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6 Tips for Ceramic Planters this Spring

Spring’s just around the corner and that makes me want to plant some flowers. I love my kitchen garden of herb pots inside, but this time of year, the outdoors beckon. Maybe some large flower pots or outdoor plant containers are in my future. Ceramic planters remain my mainstay when it comes to flower pots and I’m definitely not alone. Here are some tips I’ve gleaned on how to use everything from zig zag planters to outdoor pots to make a great garden anywhere.

  1. Size matters. Small plants work well in small flower pots, but think about growth when deciding what goes where. Roots need enough space to expand or else your plants will become pot-bound and unhappy. Curiously, small flower pots are the perfect choice for orchids – their roots like the restricted space because it mimics their natural environment. This square planter in rustic green is the perfect size for an orchid. Large flower pots on the other hand, can be great for miniature gardens, multiple plants, even small trees or shrubs.
  2. Drainage counts. Along with size, drainage is another factor to keep in mind when choosing ceramic planters. The best options have a hole or two for drainage. Otherwise add a layer of gravel or rocks to prevent roots from staying too wet. Another trick is to hide clay flower pots within ceramic planters, making them easy to remove for watering.
  3. Think about seasons. Try bringing in outdoor pots during cold months to prevent them from freezing, especially if your winters are harsh. Ceramic pots for plants also allow you to move your garden around into shade or sun during growing seasons for the best light.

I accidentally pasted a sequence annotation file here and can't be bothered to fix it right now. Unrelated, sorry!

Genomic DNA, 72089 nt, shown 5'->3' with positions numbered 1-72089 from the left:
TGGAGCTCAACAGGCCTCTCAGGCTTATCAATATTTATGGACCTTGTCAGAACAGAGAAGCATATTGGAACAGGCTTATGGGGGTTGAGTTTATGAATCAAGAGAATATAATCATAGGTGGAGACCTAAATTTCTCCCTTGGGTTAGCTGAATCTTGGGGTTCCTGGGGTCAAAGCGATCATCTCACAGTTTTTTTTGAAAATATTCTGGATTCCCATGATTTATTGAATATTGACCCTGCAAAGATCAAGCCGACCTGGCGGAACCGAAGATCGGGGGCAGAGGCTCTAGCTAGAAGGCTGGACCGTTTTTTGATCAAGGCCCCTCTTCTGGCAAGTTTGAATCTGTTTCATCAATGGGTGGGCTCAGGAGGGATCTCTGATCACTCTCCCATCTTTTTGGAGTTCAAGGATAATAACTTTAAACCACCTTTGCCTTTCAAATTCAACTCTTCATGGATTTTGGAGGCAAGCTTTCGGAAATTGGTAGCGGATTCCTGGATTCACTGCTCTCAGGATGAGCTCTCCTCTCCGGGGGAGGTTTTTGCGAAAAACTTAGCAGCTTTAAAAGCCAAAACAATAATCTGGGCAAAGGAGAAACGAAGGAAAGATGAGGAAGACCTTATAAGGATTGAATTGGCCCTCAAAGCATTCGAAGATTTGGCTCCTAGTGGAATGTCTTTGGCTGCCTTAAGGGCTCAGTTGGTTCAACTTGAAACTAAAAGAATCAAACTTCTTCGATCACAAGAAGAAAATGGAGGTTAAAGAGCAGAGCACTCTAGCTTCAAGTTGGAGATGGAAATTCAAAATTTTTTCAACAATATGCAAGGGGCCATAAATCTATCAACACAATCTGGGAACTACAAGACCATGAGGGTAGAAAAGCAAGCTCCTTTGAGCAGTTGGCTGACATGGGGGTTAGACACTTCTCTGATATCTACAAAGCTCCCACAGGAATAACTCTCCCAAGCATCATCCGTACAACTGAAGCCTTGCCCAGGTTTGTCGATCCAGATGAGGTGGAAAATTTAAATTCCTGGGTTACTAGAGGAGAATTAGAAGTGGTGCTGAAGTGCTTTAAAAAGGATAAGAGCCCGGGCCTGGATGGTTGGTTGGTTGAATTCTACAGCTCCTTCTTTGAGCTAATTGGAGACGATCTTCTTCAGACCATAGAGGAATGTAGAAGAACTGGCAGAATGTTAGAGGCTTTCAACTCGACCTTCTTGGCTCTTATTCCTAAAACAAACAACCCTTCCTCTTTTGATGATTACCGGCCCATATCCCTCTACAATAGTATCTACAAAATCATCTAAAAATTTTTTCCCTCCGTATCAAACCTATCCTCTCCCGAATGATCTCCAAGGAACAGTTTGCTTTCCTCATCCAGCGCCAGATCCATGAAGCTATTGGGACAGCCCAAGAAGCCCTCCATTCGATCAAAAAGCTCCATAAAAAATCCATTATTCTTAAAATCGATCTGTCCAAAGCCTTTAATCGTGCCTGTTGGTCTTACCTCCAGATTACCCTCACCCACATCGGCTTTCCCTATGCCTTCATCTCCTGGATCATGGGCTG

4. Style works outside too. Love chevrons? Find zig zag planters for your favorite blooms. Is blue and white your favorite color combination? Indoor or outdoor pots give your greenery a stylish home. I consider ceramic planters yet another opportunity to inject some personality into your environment, whether it’s a patio or kitchen window.
  5. Choose ceramic planters. Clay flower pots keep soil moist longer, so if you forget to water a day or two it’s not the end of the world. The sturdiness of ceramic planters also ensures they won’t tip over easily. Ceramic planters also let you make attractive clusters of plants along flowerbeds, patio sides, or garden paths. Pleasing on the eyes and pleasing for your plants – it’s definitely a win-win.
  6. Go up. Don’t forget to use vertical space with hanging and wall planters, other great choices for outdoor plant containers. From doors to lattice work, these colorful additions brighten any type of outdoor space.

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Blog Round Up: Planters


Green thumbs unite! Ceramic planters are a favorite with so many gardeners and it’s easy to see why. Planters made from earthenware (aka ceramic planters) keep soil moist longer — perfect for those of us who forget to water. And they provide a sturdy base for our favorite plants, from ferns to flowers to vegetables. At Emilia Ceramics, we love ceramic planters for their decorative flair as well. But we’re not the only ones… Let’s check out why people love ceramic planters in 2011, for our last blog round up of the year.

Fresh American loves planters with style, indoor and out. Whether a zig zag planter or a huge cube for small shrubs and trees, it’s important to match your planter to its contents. Check to make sure there’s enough space for adequate roots when choosing a ceramic planter. It’s best to find a ceramic planter with a hole for drainage, but you can always add a layer of rocks or gravel to keep your roots from getting too wet. Other planter ideas range from DIY to statement pieces for your patio, porch, or even living room and kitchen.

Of course, you don’t have to use a zig zag planter for just plants. The Jet Set Gypsy thinks the oval striped planter pictured above would look great filled with limes for margarita making and I tend to agree. Ceramic planters are perfect places for fruits, mail, or even stylish office supply storage on a desk.